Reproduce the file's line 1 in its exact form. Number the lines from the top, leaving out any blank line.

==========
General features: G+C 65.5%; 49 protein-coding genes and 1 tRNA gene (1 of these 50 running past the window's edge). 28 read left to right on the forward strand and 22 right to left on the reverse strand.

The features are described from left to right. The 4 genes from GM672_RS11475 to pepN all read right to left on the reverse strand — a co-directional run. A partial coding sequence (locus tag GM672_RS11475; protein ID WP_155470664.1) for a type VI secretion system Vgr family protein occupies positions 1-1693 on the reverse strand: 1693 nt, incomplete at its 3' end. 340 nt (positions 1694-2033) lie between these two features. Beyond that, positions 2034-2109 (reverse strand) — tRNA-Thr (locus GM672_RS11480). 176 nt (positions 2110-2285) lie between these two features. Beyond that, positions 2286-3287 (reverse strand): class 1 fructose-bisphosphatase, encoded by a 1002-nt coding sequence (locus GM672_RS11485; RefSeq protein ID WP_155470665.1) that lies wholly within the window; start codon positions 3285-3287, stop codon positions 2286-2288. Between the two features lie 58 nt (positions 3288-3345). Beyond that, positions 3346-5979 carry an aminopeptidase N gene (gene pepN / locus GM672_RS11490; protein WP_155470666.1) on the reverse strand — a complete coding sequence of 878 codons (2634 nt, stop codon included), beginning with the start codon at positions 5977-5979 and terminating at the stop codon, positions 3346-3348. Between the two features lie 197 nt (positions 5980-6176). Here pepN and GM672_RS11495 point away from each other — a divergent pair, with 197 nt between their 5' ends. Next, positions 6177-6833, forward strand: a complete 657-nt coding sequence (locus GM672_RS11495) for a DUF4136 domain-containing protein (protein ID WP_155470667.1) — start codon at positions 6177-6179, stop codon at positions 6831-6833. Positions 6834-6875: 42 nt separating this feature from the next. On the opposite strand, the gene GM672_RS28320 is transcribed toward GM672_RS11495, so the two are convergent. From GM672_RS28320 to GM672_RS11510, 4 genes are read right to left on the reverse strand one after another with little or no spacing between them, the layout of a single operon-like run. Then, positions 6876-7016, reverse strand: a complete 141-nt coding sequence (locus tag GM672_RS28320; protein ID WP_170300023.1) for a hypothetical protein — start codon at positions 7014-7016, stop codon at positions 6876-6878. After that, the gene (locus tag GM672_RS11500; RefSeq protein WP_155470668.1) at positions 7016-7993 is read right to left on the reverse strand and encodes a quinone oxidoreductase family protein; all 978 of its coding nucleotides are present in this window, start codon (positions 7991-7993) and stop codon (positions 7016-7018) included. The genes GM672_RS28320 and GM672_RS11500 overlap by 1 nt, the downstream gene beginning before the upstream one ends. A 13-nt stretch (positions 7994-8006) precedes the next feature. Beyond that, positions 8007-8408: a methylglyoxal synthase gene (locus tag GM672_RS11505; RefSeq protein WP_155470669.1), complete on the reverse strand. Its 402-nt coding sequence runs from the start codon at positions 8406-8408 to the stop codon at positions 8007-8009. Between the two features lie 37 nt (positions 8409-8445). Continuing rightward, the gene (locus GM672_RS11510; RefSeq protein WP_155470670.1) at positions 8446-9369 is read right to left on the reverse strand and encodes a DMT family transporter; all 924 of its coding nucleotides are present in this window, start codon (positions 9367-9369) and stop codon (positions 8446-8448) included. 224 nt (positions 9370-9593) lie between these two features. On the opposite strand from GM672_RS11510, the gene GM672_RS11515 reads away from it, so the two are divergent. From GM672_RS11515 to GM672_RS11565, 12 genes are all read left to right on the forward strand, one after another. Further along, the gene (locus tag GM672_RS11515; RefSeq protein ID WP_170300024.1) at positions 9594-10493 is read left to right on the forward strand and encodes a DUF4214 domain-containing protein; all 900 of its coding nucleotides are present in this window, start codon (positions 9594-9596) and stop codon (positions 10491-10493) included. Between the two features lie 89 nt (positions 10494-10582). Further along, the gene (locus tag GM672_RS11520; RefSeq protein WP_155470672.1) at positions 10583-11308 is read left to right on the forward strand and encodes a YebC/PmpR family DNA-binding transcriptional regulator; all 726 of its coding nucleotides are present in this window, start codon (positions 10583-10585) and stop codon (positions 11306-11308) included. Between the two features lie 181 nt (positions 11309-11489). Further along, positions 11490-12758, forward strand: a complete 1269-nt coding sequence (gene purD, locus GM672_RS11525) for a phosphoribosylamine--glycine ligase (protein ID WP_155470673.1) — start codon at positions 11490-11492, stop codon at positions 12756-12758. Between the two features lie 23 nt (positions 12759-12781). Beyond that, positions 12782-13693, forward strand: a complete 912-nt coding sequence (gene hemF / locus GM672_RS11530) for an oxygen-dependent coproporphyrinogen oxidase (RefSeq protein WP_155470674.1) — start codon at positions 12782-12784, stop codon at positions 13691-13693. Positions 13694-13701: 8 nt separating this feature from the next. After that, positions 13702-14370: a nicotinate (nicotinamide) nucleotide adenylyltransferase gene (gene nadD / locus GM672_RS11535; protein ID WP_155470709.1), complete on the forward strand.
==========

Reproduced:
General features: G+C 65.5%; 49 protein-coding genes and 1 tRNA gene (1 of these 50 running past the window's edge). 28 read left to right on the forward strand and 22 right to left on the reverse strand.